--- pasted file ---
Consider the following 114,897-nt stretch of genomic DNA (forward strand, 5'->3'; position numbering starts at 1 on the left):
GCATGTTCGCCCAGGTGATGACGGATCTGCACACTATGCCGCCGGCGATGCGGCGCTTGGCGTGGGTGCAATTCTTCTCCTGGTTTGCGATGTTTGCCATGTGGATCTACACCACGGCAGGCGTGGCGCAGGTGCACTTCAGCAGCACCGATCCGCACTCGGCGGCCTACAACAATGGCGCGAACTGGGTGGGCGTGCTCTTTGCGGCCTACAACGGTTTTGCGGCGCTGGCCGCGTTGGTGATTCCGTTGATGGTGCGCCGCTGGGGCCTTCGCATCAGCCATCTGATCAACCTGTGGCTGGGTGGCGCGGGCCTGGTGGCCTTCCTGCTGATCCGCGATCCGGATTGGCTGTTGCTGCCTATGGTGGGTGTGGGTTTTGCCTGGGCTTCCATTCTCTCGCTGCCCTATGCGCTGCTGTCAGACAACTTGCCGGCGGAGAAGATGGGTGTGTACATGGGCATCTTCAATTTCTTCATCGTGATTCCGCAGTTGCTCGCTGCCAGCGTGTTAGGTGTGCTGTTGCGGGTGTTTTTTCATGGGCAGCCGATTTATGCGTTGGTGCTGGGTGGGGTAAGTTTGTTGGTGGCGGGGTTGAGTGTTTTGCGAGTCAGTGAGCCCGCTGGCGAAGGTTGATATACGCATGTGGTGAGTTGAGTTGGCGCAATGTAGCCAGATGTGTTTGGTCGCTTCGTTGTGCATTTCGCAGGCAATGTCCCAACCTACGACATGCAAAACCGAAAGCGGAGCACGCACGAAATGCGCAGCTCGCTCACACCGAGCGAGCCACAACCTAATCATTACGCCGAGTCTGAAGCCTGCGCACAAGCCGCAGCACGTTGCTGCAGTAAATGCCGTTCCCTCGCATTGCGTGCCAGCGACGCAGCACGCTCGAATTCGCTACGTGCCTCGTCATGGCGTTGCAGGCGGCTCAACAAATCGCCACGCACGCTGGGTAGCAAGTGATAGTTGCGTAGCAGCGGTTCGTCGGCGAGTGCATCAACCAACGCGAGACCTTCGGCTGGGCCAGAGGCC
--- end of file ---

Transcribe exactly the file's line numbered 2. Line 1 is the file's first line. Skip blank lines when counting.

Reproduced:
GCATGTTCGCCCAGGTGATGACGGATCTGCACACTATGCCGCCGGCGATGCGGCGCTTGGCGTGGGTGCAATTCTTCTCCTGGTTTGCGATGTTTGCCATGTGGATCTACACCACGGCAGGCGTGGCGCAGGTGCACTTCAGCAGCACCGATCCGCACTCGGCGGCCTACAACAATGGCGCGAACTGGGTGGGCGTGCTCTTTGCGGCCTACAACGGTTTTGCGGCGCTGGCCGCGTTGGTGATTCCGTTGATGGTGCGCCGCTGGGGCCTTCGCATCAGCCATCTGATCAACCTGTGGCTGGGTGGCGCGGGCCTGGTGGCCTTCCTGCTGATCCGCGATCCGGATTGGCTGTTGCTGCCTATGGTGGGTGTGGGTTTTGCCTGGGCTTCCATTCTCTCGCTGCCCTATGCGCTGCTGTCAGACAACTTGCCGGCGGAGAAGATGGGTGTGTACATGGGCATCTTCAATTTCTTCATCGTGATTCCGCAGTTGCTCGCTGCCAGCGTGTTAGGTGTGCTGTTGCGGGTGTTTTTTCATGGGCAGCCGATTTATGCGTTGGTGCTGGGTGGGGTAAGTTTGTTGGTGGCGGGGTTGAGTGTTTTGCGAGTCAGTGAGCCCGCTGGCGAAGGTTGATATACGCATGTGGTGAGTTGAGTTGGCGCAATGTAGCCAGATGTGTTTGGTCGCTTCGTTGTGCATTTCGCAGGCAATGTCCCAACCTACGACATGCAAAACCGAAAGCGGAGCACGCACGAAATGCGCAGCTCGCTCACACCGAGCGAGCCACAACCTAATCATTACGCCGAGTCTGAAGCCTGCGCACAAGCCGCAGCACGTTGCTGCAGTAAATGCCGTTCCCTCGCATTGCGTGCCAGCGACGCAGCACGCTCGAATTCGCTACGTGCCTCGTCATGGCGTTGCAGGCGGCTCAACAAATCGCCACGCACGCTGGGTAGCAAGTGATAGTTGCGTAGCAGCGGTTCGTCGGCGAGTGCATCAACCAACGCGAGACCTTCGGCTGGGCCAGAGGCC